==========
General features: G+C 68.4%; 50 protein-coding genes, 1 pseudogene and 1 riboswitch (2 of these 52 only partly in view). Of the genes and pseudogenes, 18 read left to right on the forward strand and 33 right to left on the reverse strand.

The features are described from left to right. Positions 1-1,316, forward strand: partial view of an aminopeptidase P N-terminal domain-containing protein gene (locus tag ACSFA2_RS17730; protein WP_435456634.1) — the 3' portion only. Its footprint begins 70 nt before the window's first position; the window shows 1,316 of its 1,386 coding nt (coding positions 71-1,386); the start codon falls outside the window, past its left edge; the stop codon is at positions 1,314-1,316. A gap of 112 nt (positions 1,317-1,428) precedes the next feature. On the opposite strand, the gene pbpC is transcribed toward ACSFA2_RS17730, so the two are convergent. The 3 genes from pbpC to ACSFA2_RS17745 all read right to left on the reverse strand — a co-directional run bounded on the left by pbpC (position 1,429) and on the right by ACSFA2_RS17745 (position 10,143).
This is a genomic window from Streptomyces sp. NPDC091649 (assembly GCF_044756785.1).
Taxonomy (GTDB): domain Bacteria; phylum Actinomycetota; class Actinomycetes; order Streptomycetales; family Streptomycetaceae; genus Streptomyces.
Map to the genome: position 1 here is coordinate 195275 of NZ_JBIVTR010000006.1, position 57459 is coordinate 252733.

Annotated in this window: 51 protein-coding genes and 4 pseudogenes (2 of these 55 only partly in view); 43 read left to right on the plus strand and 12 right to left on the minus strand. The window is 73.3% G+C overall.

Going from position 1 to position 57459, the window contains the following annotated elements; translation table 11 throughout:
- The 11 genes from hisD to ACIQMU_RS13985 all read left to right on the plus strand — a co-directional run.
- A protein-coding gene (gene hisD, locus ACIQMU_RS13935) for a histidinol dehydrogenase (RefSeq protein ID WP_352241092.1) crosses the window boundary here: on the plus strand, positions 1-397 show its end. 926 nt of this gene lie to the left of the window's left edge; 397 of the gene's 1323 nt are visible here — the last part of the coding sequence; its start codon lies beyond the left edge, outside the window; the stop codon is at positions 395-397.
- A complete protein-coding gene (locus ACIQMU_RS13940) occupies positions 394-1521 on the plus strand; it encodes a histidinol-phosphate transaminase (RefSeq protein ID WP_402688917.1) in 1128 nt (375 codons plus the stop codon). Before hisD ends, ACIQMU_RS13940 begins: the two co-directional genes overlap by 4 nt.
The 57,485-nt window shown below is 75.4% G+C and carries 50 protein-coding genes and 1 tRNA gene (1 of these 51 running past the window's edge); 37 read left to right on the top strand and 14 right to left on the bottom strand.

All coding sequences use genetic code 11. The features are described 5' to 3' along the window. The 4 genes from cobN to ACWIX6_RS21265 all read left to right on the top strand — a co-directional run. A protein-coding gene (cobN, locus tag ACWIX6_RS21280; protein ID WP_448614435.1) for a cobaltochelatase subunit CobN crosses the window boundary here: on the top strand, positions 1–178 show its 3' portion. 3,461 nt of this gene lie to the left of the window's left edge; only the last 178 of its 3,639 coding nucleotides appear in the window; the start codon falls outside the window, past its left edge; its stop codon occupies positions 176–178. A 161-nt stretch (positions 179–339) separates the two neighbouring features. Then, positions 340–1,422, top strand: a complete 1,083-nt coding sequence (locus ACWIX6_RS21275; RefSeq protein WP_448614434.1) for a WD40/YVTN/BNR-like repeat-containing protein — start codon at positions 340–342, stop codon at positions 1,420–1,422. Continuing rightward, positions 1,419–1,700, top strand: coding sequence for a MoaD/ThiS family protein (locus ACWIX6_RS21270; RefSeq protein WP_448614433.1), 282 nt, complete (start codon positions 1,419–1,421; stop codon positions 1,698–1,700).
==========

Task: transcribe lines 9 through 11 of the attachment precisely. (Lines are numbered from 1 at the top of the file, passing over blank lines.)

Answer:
- A protein-coding gene (gene hisD, locus ACIQMU_RS13935) for a histidinol dehydrogenase (RefSeq protein ID WP_352241092.1) crosses the window boundary here: on the plus strand, positions 1-397 show its end. 926 nt of this gene lie to the left of the window's left edge; 397 of the gene's 1323 nt are visible here — the last part of the coding sequence; its start codon lies beyond the left edge, outside the window; the stop codon is at positions 395-397.
- A complete protein-coding gene (locus ACIQMU_RS13940) occupies positions 394-1521 on the plus strand; it encodes a histidinol-phosphate transaminase (RefSeq protein ID WP_402688917.1) in 1128 nt (375 codons plus the stop codon). Before hisD ends, ACIQMU_RS13940 begins: the two co-directional genes overlap by 4 nt.
The 57,485-nt window shown below is 75.4% G+C and carries 50 protein-coding genes and 1 tRNA gene (1 of these 51 running past the window's edge); 37 read left to right on the top strand and 14 right to left on the bottom strand.